Recent commentaries by Reginald Shepherd, Ann Lauterbach, Adam Kirsch and Christian Wiman all include a concern about the tendency of modern poets, at least American ones, to write from an excessively personal viewpoint and to form hives that buzz in a similar way, heads in and stingers out, serving mainly each other.
Shepherd, author of the just-out literary commentary Orpheus in the Bronx (Michigan, 2008) is one of the nation’s best poets and literary critics. He comments on his blog (http://reginaldshepherd.blogspot.com/) on a book and essays by Ann Lauterbach, whose enthusiasm for modern writing is tempered by a growing concern that poets are clumping into identity-castles to the detriment of poetry as a whole, and especially the poetic audience. These clusters tend to write as though they are only poets of a group, not poets as individuals. Thus we have womenpoets, gaypoets, longshorepoets and other double-jointed po-beesten. As Shepherd points out,
“Such fixations on labels and side-taking seem more prevalent in the online poetry world (certainly in the world of poetry blogs) than in the print poetry world, where things are much more fluid and flexible, though such compulsive territorializing and fence-building is far from absent there either.”
Lauterbach’s book The Night Sky: Writings on the Poetics of Experience (Viking, 2005) discusses, among other things, the concern that literary movements such as “Language poetry” or other identifiable trends can end up driving the poets, rather than the poets driving the movement. If poets move along in a huddled cluster behind a predetermined literary shield and don’t go outside its penumbra as they write, are the poets really writing from what they have to say, or are they forming a series of moated guilds for the purpose of mutual support and protection? This kind of branding or commodification is part of what Shepherd discusses on his blog.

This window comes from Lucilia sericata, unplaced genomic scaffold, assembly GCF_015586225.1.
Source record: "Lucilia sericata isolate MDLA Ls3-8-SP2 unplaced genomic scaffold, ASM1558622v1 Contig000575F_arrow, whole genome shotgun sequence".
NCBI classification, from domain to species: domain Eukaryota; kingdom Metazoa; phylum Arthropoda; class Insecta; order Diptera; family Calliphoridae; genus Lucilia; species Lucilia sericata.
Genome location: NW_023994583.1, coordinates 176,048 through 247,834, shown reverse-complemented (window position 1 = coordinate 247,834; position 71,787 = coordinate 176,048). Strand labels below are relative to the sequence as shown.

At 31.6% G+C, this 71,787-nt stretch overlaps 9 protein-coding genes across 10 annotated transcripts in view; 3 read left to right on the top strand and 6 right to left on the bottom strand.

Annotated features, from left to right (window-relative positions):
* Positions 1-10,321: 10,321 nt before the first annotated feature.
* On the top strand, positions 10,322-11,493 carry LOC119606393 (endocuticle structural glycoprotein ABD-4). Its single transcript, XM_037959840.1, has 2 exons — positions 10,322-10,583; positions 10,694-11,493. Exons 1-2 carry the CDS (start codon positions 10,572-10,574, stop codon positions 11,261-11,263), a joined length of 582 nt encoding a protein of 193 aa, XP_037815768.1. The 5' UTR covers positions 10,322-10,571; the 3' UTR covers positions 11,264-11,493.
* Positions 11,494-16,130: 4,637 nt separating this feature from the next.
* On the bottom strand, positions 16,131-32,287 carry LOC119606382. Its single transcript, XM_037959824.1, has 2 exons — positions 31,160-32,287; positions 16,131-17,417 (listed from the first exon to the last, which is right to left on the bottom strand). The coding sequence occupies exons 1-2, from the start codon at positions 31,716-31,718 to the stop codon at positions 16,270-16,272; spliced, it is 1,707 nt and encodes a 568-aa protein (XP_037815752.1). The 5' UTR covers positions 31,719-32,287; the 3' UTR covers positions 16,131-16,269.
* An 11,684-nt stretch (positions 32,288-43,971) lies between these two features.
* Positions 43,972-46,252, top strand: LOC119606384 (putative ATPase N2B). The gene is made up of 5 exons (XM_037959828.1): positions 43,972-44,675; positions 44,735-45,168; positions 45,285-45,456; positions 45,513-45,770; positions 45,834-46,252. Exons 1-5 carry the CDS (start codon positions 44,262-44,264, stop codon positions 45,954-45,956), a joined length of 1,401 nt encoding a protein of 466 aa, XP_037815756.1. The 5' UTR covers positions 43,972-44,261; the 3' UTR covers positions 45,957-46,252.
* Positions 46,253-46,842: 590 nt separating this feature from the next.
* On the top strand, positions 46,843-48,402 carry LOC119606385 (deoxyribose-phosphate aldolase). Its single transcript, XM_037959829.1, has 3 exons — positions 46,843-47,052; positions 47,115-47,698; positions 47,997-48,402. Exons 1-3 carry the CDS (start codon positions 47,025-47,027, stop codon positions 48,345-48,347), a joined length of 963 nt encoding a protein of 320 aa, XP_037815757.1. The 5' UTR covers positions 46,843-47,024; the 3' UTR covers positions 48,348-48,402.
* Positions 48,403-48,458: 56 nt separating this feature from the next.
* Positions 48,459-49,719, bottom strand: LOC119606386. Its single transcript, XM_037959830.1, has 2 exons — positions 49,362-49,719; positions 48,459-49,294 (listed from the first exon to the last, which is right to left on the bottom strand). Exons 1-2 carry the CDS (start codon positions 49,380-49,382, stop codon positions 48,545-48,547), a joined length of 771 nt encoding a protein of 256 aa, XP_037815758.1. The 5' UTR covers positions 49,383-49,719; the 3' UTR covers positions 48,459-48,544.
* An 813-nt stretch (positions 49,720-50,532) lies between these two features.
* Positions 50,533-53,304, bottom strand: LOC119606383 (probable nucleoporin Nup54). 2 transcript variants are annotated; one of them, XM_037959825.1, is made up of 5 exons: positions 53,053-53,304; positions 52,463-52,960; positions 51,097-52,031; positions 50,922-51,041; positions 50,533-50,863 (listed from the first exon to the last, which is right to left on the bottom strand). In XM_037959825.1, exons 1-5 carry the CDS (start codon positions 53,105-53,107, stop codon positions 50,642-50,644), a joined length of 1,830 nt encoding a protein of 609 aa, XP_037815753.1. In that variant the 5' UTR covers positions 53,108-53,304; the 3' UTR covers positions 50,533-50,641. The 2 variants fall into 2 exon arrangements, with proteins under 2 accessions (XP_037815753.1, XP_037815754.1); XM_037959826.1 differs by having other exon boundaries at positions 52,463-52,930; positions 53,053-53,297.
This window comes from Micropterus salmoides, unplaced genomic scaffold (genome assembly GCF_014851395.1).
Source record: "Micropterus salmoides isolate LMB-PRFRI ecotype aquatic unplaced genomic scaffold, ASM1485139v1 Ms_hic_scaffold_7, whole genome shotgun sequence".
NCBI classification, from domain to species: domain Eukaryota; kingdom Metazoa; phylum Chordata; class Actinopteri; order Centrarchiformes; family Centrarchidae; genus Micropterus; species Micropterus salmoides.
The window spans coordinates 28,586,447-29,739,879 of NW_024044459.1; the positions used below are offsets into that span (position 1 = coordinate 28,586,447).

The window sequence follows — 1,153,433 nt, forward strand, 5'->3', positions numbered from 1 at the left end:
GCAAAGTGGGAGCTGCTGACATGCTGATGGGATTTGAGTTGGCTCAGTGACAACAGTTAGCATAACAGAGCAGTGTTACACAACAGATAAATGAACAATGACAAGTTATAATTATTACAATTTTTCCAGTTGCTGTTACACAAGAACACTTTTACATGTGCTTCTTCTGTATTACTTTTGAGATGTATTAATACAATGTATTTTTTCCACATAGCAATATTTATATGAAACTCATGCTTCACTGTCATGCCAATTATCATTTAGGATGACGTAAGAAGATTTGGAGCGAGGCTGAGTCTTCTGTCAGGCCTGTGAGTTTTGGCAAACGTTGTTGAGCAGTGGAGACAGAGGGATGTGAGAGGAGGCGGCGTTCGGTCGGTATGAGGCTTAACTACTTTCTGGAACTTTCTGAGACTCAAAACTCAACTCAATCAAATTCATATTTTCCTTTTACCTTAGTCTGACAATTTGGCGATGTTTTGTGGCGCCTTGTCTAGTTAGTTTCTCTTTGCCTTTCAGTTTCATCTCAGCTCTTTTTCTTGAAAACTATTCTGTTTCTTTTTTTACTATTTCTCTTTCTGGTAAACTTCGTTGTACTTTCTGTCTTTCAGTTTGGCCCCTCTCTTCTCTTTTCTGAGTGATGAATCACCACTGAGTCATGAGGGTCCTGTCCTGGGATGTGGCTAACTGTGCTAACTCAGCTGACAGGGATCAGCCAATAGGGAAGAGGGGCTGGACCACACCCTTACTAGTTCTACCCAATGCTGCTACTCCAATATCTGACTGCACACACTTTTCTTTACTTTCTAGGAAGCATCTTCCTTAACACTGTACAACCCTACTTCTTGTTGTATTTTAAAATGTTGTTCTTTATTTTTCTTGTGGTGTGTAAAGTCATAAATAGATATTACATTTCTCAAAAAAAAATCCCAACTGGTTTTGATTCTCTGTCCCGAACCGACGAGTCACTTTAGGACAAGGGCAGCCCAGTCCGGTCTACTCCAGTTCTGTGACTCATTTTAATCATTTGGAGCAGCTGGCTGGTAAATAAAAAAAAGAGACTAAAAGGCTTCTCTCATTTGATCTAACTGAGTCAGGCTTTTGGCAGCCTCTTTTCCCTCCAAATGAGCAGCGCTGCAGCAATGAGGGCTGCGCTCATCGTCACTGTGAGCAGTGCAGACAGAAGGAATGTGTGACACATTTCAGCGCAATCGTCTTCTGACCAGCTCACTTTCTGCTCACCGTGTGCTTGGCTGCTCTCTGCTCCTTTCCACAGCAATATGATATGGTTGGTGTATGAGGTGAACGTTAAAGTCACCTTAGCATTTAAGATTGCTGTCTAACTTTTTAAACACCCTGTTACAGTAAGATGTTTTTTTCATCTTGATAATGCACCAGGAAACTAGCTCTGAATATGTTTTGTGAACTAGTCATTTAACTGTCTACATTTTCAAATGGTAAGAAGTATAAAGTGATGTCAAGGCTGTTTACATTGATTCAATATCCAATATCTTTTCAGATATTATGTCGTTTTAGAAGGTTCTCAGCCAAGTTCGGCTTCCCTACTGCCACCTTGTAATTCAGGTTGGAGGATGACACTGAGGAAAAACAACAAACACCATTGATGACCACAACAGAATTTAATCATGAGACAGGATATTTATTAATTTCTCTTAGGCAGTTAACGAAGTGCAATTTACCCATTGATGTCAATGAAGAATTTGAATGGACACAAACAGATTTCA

Lauterbach writes of this problem in one of her essays (from the journal Diacritics) with uncommon clarity and a calm dedication to what words really mean that has become rare in poetic circles of late:
“The aspiring young poet begins to write in such a way as to invite a certain critical attention, to ‘fit’ her work into one or another critical category. This is the main function of being identified with a group or school, to draw critical attention that individual poets, not affiliated with a movement or group, cannot easily attract. ‘New York School’ or ‘Language Poetry’ are given brand-name status, commodifying and homogenizing, so that critics (and poets) can make general identifications and totalizing critiques without having to actually contend with the specific differences among and between so-called members of the group. Those not so identified are left out, often understandably embittered or confused, as the idea of an individual iconoclastic poet gives way to collaborative and tribal identities. Thus the marginalized world of poetry begins to imitate other identity formulations which increasingly govern contemporary academic, cultural, and political life. Frightened by exclusionary clubs, the poet ceases to identify herself with the essential margin from which a vital critique must come.”